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With an aging population and declining birthrates, the country is far from “full,” as President Trump has claimed. And yet, our immigration system has been pummeled by record numbers of migrant families flooding the border.
The administration has pushed to make it much tougher for those seeking asylum to win protection in the United States. And yet, the federal government wants to issue more visas to foreign workers in fields like landscaping and housekeeping.
Now, as my colleagues reported from San Ysidro, the immigration system may actually be reaching a breaking point.
Here are the top takeaways:
The situation isn’t new.
Experts have been warning for years that the immigration system was heading for a major failure, as trends shifted. Instead of a migrant population of mostly young men crossing the border in search of temporary work, it’s been largely families since 2014.
That has placed more strain on systems meant to aid children and others who say they’re fleeing from violence.
And while members of both political parties have called for overhauls over the years, none have been successful.
[Read the full story here.]
The people coming to the U.S. are coming for different reasons.
That shift from men seeking work to families seeking refuge has taken place alongside other changes in the population of migrants crossing the border.
Many more are seeking asylum than in years past, which means they say they’re fleeing their home countries — increasingly in Central America, rather than Mexico — over fears for their safety.
One of the biggest pressure points is a backlog in immigration courts.
The influx of migrants means immigration courts have been flooded with cases, which can drag out for years.
Immigration courts now have more than 800,000 pending cases. They take an average of 700 days to process.
[Read about another difficulty in backlogged immigration courts: the lack of interpreters who speak indigenous languages.]
The president’s efforts at deterrence aren’t working.
The Trump administration has tried a series of strategies to communicate that migrants aren’t welcome, including prosecuting everyone who crosses illegally and taking their children from them.
Most recently, the administration implemented a policy of forcing those seeking asylum to stay in Mexico while their cases are resolved, but that was blocked by a California judge.
None of those efforts have worked; the president’s talk about shutting down all immigration — legal and illegal — has actually spurred smugglers to advertise by claiming that now is the time to try to enter the United States.
[Want to read more about the border each week? Read Crossing the Border, a limited-run newsletter. Sign up here to receive the next issue in your inbox.]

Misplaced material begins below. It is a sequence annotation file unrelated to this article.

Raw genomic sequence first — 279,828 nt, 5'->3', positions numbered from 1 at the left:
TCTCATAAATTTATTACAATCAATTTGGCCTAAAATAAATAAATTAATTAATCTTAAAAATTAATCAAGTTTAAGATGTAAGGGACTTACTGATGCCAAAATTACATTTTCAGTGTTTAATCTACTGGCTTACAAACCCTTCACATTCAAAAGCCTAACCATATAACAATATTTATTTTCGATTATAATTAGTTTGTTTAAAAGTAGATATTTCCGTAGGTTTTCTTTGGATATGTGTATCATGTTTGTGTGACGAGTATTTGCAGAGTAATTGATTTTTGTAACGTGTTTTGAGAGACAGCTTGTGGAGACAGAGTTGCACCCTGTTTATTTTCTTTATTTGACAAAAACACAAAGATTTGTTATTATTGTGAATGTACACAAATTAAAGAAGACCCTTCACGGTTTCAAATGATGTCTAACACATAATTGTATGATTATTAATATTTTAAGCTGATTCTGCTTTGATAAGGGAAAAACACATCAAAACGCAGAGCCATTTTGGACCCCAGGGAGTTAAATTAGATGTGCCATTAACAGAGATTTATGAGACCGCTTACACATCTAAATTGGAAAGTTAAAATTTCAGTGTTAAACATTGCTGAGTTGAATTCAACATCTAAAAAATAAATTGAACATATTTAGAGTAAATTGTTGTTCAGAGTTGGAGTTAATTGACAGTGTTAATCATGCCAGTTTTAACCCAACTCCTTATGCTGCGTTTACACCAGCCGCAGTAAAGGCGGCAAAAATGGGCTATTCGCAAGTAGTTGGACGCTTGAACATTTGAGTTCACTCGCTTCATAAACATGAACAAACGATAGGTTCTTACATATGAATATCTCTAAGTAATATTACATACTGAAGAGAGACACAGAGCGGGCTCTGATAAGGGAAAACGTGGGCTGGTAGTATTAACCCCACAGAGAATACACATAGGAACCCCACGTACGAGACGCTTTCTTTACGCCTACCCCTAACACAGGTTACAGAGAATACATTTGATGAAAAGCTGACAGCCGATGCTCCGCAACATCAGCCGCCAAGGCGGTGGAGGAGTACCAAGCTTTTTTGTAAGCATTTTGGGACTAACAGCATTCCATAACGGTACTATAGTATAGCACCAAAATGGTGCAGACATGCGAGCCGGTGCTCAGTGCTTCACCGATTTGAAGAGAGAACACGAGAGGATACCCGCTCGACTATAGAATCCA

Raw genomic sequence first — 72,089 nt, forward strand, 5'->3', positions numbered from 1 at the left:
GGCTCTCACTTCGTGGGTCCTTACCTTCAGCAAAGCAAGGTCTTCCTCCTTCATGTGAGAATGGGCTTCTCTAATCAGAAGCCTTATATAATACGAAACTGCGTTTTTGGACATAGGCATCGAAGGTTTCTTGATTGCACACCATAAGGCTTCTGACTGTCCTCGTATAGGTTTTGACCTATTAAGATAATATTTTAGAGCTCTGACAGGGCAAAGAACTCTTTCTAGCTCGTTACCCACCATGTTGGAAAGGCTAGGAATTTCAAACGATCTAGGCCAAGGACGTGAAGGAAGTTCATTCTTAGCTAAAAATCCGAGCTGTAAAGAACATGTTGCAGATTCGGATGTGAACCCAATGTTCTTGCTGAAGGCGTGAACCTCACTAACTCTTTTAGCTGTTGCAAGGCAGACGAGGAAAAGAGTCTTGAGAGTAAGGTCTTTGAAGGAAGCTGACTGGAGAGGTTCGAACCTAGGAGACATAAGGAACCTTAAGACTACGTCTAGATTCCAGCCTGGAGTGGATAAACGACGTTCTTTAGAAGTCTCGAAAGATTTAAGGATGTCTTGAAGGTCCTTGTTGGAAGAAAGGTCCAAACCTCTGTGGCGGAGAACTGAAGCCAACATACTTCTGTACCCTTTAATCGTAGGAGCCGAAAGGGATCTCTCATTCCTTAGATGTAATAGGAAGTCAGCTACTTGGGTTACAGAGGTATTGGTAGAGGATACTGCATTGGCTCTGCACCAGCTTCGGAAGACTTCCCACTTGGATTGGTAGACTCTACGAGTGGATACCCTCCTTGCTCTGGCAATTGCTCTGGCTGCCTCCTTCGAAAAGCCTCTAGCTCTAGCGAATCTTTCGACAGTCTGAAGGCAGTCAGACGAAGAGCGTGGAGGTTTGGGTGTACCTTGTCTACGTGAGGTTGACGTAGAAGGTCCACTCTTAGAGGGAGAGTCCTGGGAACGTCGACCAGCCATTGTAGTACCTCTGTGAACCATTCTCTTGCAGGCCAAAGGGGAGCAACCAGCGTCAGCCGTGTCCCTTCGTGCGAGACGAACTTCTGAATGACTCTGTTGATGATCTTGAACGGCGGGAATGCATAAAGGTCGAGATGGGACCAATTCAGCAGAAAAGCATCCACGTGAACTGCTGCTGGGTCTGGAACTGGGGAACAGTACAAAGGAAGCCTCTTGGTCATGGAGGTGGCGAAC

(We often link to sites that limit access for nonsubscribers. We appreciate your reading Times stories, but we’d also encourage you to support local news if you can.)
A celebration of Nipsey Hussle’s life will be held this morning at Staples Center. It will be followed by a 25-mile funeral procession through the L.A. neighborhoods where he grew up. BET will broadcast and stream the memorial.
Don’t know much about the rapper and community advocate? Catch up with these stories, and follow our reporters live for coverage here.
• After Nipsey Hussle was shot dead in broad daylight, there was an outpouring of grief in the South Los Angeles neighborhood where he grew up and made his life’s work as both a rapper and an entrepreneur. [The New York Times]
• A prime example of the way he operated in the community? The time he teamed up with Fatburger. [The New York Times]
• As an artist, Nipsey Hussle was part of an ascendant group of rappers who kept close to their roots — and enjoyed a passionate hometown following as a result. For Hussle, though, the commitment came with a tragic price. [The New York Times]
• This interactive explores how the rapper saw Slauson Avenue. [The Los Angeles Times]Here’s what else we’re following
• Senator Kamala Harris “speaks like a woman who knows that facts are ammunition. Everything you say can and will be used against you.” She’s still taking her shot. [The Atlantic]
• Lori Loughlin and Felicity Huffman were the two highest profile parents charged in the college admission fraud investigation. Their paths have diverged significantly since the bombshell announcement that they were among the accused. [The New York Times]
• California has some of the strictest vaccination laws in the country. But doctors have broad authority to grant medical exemptions — and some are wielding that power for cash. [California Healthline]
• Wednesday was Dolores Huerta Day. Here’s how the labor leader who’s spent most of her life in Kern County is honored around the country. [The Bakersfield Californian]
• “It is wonderful to see the nearly circular shadow of the black hole. There can be no doubt this really is a black hole at the center of M87, with no signs of deviations from general relativity,” said Kip Thorne, a Nobel Prize-winning astrophysicist at Caltech. [The New York Times]